How a Water Nonprofit Organization is Changing Lives in Ethiopia
A water nonprofit should do more than just drill wells—it should provide a path to lasting change. Life-giving change for people like Elemo and his family.
Elemo is a teacher. He and is family live in a village in Nensebo, Ethiopia. Elemo used to worry a lot–he worried about his family’s health, especially for his two children, Alia and Bemiyim. His wife, Medina, did her best to care for the family, but it was hard to keep her family healthy when the only water available was contaminated with animal waste.
For a water nonprofit working in the field, the goal may be to only provide clean water–a worthy cause, but only part of the story. Lifewater, a Christian water nonprofit, pursues lasting results and transformation. In order to escape poverty, families need good health, and safe drinking water alone can’t do that. Together with Lifewater, families like Elemo and Medina’s find solutions their whole community can participate in and own. They build their own latrines to keep their homes clean, and they wash their hands to prevent the spread of disease.
When Lifewater staff started to talk about sanitation, hygiene, and safe water in their community in Nensebo, Ethiopia, Elemo and Medina decided to help. Medina became the chairperson of the water committee, a group selected by the community to be responsible for the upkeep of the water source. Medina and the committee set monthly user fees for each household and deposited the money securely in a savings account at the bank in the event repairs are needed. They proudly displayed their immaculate accounting records and there was a clear sense of community ownership of the new water source.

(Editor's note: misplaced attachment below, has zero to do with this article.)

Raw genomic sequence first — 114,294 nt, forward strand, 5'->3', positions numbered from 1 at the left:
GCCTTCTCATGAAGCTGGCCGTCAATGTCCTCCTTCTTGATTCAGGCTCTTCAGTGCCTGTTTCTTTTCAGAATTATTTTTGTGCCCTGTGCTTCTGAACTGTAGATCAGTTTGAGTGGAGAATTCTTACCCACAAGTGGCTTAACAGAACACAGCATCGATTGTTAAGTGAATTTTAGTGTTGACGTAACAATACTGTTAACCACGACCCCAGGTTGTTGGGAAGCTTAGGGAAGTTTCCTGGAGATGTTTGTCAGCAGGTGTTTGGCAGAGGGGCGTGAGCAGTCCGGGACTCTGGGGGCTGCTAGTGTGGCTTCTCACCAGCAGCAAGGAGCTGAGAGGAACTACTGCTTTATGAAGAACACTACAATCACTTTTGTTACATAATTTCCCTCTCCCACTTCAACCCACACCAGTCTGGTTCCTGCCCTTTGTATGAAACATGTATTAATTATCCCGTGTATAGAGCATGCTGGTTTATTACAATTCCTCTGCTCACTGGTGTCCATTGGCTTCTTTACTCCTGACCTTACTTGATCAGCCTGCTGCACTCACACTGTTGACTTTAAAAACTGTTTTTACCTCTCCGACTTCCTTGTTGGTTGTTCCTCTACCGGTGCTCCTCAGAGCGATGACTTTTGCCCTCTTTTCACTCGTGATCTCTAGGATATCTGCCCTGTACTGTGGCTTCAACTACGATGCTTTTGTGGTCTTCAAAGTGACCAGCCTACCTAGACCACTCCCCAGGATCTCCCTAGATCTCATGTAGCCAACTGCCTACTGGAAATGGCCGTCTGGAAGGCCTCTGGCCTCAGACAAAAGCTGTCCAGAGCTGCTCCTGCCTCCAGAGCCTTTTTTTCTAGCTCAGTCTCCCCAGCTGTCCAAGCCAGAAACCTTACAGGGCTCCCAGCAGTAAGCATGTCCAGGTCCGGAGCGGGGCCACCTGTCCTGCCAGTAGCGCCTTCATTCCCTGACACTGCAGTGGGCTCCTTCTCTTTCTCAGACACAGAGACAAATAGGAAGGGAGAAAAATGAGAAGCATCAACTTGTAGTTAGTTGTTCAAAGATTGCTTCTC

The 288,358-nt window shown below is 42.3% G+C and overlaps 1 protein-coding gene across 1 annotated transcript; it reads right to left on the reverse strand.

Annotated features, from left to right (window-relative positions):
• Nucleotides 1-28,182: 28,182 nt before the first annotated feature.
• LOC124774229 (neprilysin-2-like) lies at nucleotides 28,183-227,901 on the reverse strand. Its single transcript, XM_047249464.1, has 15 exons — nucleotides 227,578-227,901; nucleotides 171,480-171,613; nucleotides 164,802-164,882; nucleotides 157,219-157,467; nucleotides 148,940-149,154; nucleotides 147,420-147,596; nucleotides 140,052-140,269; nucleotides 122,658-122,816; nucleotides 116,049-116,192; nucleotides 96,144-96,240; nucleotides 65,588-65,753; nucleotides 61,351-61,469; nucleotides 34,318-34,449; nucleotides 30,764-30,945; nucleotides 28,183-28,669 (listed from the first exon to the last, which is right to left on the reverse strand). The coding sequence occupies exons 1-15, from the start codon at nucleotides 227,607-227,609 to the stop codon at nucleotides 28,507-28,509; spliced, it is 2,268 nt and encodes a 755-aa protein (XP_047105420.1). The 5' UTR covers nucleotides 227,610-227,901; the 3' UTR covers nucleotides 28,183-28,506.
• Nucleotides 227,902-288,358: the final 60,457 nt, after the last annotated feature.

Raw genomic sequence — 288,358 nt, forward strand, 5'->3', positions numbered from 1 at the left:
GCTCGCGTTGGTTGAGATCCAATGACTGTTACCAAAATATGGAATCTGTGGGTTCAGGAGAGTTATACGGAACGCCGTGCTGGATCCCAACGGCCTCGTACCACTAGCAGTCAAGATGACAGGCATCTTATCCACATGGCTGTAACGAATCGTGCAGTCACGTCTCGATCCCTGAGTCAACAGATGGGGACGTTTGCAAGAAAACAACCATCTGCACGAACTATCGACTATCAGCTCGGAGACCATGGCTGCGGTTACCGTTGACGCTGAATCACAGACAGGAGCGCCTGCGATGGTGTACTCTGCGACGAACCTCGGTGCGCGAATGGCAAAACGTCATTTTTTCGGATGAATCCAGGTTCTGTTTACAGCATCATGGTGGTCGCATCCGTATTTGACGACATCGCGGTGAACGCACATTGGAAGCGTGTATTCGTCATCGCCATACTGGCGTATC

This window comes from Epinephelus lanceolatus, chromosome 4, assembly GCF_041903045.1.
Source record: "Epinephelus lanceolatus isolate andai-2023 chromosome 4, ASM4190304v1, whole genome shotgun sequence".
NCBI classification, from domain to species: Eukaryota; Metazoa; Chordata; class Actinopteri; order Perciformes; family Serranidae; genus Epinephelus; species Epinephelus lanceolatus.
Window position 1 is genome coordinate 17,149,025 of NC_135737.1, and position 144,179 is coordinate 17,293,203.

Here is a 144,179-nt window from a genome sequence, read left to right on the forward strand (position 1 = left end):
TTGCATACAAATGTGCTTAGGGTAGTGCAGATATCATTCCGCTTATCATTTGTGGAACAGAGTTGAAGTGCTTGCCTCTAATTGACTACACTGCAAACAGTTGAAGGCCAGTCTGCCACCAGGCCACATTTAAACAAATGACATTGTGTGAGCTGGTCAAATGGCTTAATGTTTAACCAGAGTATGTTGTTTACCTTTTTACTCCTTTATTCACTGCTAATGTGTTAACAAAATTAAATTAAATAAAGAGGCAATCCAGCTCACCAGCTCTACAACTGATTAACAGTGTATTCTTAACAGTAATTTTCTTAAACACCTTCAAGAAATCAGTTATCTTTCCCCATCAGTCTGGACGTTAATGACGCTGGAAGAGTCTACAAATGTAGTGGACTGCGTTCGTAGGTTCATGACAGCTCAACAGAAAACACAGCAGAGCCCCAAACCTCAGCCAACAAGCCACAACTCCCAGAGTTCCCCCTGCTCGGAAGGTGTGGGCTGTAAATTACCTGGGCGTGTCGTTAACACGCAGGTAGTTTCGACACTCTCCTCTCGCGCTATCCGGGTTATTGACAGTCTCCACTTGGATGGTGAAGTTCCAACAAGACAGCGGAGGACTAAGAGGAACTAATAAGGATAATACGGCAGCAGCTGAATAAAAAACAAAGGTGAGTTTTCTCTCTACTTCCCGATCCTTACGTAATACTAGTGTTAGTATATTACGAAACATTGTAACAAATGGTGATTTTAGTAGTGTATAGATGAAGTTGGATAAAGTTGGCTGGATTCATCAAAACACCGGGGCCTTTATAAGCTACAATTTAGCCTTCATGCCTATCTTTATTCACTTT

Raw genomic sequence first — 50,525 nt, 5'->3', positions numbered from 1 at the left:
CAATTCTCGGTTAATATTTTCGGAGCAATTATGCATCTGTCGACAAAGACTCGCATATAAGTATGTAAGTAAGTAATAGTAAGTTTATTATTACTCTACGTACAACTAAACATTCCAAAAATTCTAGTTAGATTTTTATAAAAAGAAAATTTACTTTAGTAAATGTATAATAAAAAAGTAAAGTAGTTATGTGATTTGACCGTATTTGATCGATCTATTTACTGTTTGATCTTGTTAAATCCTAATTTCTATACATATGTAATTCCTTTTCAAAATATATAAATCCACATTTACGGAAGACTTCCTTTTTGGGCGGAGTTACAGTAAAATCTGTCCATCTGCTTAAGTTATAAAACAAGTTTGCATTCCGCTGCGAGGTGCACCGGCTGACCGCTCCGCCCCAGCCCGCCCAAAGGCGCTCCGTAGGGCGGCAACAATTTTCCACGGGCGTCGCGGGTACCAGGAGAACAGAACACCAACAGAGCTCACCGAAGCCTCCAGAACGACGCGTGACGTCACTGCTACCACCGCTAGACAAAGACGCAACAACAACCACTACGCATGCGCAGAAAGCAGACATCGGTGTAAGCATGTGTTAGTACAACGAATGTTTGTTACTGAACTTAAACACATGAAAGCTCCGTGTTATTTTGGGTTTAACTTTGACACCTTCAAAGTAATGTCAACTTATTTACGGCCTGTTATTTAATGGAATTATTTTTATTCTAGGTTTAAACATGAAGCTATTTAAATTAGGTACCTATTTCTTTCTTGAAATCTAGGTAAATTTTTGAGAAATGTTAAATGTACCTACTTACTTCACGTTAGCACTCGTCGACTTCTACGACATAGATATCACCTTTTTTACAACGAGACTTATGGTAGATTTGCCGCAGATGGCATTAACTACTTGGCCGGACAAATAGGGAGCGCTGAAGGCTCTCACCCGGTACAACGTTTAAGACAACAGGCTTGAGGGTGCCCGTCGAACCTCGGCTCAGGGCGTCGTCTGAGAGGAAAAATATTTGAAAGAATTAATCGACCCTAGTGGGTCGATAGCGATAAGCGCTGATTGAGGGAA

Now there is a capped spring delivering safe water closer to their home, and Elemo is preparing to begin a summer course to help him be a better teacher. As he was about the leave, he said he was grateful that he didn’t need to worry so much about his family’s health. Alia and Bemiyin are growing up without having to fight water-borne disease and Medina is empowered to lead in her community.